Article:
Community Foundations National Standards: Commitment to Integrity, Effectiveness, and Transparency

With competition from other charitable options and heightened scrutiny of charities in the media, National Standards set our field—and your community foundation—apart and underscore your commitment to integrity, effectiveness and transparency.

In 2000, a group of respected community foundation practitioners collaborated with the Council on Foundations to establish National Standards for U.S. Community Foundations™. National Standards assist community foundations in instituting legal, ethical and effective operating practices that show a foundation’s transparency and financial responsibility. Community foundation accreditation is reconfirmed every five years.

Standards are designed to:

  • Demonstrate community foundations’ transparency and financial responsibility
  • Guide sound policies and accountable practices
  • Distinguish community foundations from other philanthropic vehicles
  • Build the capacity of community foundations to carry out their missions
  • Assist the field with self-regulation in a manner viewed positively by the Internal Revenue Service

41 National Standards address six key areas of community foundation operations:

  1. Mission, Structure and Governance, including standards defining board accountability, compensation, independence, fiduciary responsibility and representation of the community.
  2. Resource Development, including parameters for administration of funds, disclosures to donors and commitment to building long-term resources for varied community issues and causes.
  3. Stewardship and Accountability, covering prudent investment and management of funds, transparent record-keeping, use of funds for their intended purpose, annual audits and public availability of financial information, including standards related to due diligence and community responsiveness.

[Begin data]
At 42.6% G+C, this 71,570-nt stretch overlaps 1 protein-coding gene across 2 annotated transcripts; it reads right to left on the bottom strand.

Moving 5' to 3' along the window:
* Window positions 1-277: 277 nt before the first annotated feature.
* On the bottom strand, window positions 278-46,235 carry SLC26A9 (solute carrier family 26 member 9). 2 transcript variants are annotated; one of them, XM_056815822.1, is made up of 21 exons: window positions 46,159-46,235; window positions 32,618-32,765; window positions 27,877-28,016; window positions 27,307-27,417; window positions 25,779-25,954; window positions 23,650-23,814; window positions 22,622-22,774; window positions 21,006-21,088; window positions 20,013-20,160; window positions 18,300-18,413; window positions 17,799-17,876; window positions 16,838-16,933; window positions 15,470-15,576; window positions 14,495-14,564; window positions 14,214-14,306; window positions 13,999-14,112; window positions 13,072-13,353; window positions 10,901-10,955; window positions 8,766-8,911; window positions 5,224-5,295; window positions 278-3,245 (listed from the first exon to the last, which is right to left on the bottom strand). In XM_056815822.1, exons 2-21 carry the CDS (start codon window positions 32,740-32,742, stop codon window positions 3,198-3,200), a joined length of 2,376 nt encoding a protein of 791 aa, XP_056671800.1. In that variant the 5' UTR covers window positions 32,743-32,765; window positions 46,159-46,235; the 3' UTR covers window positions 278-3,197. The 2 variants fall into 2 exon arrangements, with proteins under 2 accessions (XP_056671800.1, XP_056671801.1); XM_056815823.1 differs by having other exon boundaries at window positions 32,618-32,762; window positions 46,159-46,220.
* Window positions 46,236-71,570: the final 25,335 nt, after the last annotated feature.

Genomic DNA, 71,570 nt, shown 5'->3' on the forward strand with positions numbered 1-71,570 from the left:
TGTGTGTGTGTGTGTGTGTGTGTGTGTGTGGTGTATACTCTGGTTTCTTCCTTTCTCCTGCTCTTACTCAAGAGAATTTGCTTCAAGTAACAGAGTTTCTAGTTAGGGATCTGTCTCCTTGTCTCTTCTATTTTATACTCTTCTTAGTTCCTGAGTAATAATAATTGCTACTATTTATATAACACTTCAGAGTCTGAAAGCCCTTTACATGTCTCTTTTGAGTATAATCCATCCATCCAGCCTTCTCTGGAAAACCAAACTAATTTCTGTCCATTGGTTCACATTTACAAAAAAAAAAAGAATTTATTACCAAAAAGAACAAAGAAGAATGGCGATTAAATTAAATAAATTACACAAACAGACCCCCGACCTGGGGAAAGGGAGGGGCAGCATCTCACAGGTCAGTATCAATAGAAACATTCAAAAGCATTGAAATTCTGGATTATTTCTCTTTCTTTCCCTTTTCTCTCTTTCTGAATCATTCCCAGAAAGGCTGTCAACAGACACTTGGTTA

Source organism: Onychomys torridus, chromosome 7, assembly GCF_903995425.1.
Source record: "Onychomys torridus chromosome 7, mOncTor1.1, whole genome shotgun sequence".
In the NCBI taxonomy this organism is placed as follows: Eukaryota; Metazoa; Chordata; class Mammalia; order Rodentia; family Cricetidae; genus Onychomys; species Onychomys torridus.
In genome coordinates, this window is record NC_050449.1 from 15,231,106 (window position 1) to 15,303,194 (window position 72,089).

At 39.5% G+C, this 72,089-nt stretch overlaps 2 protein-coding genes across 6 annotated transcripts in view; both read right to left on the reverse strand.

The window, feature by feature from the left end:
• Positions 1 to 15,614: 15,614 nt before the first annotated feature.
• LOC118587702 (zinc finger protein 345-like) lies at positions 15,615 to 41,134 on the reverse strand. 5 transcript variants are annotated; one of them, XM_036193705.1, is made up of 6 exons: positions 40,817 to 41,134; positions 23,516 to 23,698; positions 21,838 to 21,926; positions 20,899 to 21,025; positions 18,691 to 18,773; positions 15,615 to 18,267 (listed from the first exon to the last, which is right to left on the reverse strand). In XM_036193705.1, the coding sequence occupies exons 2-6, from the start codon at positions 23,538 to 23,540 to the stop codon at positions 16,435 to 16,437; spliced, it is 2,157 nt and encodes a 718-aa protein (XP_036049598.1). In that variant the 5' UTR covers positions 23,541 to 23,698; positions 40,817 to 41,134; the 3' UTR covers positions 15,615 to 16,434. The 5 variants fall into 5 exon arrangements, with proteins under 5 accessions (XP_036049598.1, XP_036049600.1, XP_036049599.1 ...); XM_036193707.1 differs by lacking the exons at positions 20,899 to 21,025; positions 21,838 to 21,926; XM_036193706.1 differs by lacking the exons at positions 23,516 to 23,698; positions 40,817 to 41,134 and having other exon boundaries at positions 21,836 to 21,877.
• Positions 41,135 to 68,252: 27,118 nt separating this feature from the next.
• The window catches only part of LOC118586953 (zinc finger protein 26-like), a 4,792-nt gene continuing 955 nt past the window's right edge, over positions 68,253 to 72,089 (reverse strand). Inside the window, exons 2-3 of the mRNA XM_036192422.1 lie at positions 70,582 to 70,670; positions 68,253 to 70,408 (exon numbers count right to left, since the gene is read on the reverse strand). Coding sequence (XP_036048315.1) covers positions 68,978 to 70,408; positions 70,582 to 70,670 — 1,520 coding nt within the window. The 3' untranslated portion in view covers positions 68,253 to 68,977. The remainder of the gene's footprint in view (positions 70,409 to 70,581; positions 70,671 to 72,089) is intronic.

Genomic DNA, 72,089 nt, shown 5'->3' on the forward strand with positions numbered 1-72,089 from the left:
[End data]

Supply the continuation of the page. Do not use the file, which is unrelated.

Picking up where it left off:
4. Grantmaking and Community Leadership, including standards related to broad and open grantmaking programs, due diligence and responsiveness to changing community needs.
  5. Donor Relations, encompassing guidelines for informing, educating and involving donors in responding to community needs.
  6. Communications, including openness to public scrutiny and frequent communication about activities and finances.

Being an accredited community foundation provides benefits including:

Thanks to hundreds of community foundations that are leading the way toward greater accountability and transparency, more than two-thirds of the field has been accredited and is displaying the official National Standards Seal that denotes the achievement.

Additional information about National Standards can be found online at


Lara Kalwinski is Policy & Strategy Associate, Director of National Standards at the Council on Foundations.

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